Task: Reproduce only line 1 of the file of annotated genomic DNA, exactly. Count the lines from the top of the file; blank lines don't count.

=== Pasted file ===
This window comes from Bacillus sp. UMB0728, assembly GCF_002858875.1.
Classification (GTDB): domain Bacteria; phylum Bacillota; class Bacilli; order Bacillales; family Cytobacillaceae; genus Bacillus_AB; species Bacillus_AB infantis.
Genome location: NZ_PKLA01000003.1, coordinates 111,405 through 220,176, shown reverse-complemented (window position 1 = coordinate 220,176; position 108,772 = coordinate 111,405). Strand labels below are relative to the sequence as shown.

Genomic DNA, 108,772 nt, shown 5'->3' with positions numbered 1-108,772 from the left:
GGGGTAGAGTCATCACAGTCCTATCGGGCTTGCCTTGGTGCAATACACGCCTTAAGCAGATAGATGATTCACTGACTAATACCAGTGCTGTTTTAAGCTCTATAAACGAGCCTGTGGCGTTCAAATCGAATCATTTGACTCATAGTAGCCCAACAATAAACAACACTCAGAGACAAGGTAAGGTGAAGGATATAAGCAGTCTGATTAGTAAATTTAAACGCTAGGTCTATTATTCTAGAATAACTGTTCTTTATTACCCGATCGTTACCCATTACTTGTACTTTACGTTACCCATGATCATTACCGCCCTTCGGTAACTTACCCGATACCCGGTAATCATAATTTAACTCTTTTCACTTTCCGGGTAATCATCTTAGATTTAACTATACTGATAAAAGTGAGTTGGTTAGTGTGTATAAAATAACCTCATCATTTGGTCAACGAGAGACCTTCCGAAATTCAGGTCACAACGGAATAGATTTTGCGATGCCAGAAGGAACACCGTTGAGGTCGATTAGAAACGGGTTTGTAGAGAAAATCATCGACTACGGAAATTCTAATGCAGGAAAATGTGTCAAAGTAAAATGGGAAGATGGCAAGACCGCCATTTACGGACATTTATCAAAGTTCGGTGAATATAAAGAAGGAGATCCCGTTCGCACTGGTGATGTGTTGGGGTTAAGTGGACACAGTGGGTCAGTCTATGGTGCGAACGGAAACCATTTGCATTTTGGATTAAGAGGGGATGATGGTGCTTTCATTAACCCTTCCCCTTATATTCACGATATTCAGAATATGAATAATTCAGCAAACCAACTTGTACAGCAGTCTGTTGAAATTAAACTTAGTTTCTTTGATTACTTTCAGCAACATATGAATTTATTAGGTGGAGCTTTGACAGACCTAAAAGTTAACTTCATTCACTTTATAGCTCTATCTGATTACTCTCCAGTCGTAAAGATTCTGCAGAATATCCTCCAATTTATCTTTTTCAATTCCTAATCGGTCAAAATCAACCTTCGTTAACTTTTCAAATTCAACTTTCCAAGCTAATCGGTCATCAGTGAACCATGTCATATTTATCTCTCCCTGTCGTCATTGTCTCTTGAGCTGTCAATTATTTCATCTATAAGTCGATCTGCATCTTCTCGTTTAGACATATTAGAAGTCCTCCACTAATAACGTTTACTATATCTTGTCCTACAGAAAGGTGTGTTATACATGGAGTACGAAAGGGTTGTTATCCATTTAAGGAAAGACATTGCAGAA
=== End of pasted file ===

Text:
This window comes from Bacillus sp. UMB0728, assembly GCF_002858875.1.